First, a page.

Stéphane Mosès’s The Angel of History is a classic in modern Jewish philosophy and a fine choice for the Stanford series Cultural Memory in the Present edited by Mieke Bal and Hent de Vries. The new translation by Barbara Harshav has made a meaningful contribution to this chain of tradition, carefully rendering complicated phrases from French that once served as interpretations in thought and deed from German. Since the first publication of this pioneering study in 1992, it is surprising to note how much has changed in the scholarship on Franz Rosenzweig, Walter Benjamin and Gershom Scholem. For one, it is no longer common to place Benjamin under the lens of Marxism. Equally, Rosenzweig is more commonly viewed in the light of Levinas, Expressionism and Heidegger today than in the shadow of Martin Buber. But perhaps even more, our picture of Scholem has considerably changed with the ongoing scholarship of the Kabbalah. We have generally come to see all three figures in their intellectual context more deeply rooted in modern German history and our understanding of the tensions evident in their work — between thought and action, rupture and causality, and indeed a Jew in a Christian world — has expanded considerably since the first publication of this book. The first English translation cannot help but raise questions regarding the study of modern German-Jewish thought two decades on.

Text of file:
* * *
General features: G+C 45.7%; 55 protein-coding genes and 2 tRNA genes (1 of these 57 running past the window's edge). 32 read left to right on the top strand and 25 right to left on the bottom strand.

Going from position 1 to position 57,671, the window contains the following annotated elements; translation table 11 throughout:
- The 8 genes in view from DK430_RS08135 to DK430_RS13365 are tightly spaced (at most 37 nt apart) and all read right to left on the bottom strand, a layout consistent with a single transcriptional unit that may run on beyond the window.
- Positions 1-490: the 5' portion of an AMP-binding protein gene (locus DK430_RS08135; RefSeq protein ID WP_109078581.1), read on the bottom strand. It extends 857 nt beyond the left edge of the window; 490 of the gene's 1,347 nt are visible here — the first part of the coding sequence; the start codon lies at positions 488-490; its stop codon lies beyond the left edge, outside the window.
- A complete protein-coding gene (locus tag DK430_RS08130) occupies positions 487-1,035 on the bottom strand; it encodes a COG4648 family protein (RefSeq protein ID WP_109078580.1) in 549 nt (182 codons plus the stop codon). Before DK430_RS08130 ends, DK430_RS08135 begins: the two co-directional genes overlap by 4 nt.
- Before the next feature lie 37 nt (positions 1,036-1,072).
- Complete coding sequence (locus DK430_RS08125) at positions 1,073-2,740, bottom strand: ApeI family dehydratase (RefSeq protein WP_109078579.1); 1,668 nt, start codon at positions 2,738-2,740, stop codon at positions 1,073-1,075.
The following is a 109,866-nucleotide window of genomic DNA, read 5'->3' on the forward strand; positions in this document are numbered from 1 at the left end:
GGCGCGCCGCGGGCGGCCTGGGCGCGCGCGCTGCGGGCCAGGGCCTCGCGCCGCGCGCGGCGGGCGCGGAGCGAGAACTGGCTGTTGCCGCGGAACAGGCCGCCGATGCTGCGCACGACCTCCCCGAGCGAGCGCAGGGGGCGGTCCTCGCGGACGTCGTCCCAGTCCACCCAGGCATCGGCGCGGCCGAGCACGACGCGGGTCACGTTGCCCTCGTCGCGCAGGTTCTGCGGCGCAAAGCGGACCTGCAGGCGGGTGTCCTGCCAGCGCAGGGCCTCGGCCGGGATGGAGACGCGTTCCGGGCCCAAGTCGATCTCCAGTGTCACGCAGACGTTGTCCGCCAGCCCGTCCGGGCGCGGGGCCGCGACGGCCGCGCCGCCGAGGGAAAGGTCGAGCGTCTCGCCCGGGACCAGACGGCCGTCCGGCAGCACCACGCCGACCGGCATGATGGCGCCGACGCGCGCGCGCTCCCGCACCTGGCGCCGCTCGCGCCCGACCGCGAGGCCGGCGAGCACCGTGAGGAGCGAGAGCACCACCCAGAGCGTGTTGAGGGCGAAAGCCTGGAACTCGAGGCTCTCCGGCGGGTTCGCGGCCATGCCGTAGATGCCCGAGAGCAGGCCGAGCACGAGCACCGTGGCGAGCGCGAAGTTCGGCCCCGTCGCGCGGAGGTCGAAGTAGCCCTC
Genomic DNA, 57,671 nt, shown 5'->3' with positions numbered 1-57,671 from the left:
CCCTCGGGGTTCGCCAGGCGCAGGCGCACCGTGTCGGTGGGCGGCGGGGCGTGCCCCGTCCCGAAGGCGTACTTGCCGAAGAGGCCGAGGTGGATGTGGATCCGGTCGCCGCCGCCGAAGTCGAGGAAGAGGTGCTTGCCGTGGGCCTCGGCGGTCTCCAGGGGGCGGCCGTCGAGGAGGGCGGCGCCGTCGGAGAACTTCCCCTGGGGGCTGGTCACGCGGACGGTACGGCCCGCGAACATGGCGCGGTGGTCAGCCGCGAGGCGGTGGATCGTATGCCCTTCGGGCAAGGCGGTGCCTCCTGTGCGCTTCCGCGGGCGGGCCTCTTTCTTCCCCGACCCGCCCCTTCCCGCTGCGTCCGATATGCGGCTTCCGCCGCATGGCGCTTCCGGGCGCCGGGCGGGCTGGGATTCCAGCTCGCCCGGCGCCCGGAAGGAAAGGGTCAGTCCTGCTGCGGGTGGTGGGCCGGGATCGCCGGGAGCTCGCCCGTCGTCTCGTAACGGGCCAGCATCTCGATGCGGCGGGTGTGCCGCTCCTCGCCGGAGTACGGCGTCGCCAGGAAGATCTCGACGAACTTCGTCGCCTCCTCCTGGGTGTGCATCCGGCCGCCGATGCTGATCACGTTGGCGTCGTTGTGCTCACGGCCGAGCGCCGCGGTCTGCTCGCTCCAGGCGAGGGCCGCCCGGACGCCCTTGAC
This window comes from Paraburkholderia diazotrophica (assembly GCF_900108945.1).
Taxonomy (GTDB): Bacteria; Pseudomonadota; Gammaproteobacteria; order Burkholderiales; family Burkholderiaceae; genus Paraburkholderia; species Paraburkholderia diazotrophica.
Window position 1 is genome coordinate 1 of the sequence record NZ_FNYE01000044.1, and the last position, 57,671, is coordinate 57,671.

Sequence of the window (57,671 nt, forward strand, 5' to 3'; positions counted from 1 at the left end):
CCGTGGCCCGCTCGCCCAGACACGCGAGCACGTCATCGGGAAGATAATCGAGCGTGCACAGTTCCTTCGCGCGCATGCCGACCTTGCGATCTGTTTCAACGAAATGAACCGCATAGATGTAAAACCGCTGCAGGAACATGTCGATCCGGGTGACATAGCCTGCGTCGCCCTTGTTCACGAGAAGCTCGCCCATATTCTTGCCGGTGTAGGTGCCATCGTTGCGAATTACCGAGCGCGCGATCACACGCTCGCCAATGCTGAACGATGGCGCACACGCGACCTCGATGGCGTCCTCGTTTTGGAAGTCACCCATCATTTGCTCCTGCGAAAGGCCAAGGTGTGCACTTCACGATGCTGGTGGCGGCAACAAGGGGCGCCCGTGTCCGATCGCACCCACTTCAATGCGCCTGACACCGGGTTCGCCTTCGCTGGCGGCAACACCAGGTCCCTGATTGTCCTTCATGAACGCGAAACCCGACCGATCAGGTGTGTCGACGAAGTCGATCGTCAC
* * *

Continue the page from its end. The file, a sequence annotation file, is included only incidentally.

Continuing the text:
The book is divided into three equal parts with each figure receiving three chapters, yet Rosenzweig emerges as the dominant figure. This is perhaps inevitable from a scholar whose earlier work entitled System and Revelation is a close reading of Rosenzweig’s magnum opus, The Star of Redemption. Still there are formal grounds for Rosenzweig’s preeminence. An exchange of letters from 1921 establishes the influence of The Star of Redemption on Benjamin and Scholem. There is evidence to suggest that Benjamin shapes his early Messianism in relation to The Star. Scholem’s debt to Rosenzweig is evident in many places, not least in a 1930 lecture delivered in Rosenzweig’s memory. With Rosenzweig as the benchmark, Mosès seeks to uncover the affinities between the three figures in the notions of history, time and language. He is the first to recognize the conceptual mutuality of the three authors and the need to understand them as part of a common tradition. However, in emphasizing their commonality, thematic structures meant to suggest fraternity occasionally ring hollow and the contrasts insufficient. For example, the association of the three with the categories of “religion”, “revolution” and “Zionism”, as Mosès suggests in the opening chapter, yields very little ground. Whereas the religion as leitmotif for Rosenzweig is self-evident, there is a very narrow road to revolution in Benjamin and little practical Zionism in Scholem. Much stronger is the notion of a common approach to history, which Mosès understands as a revolt against the idea of progress, a history leading to greater forms of reason that finds an epiphany in Hegel. As he remarks: “Past suffering is not abolished even by a triumphant future, which claims to give them meaning, and more than thwarted hopes are refuted by the failures that seem to sanction them” (11).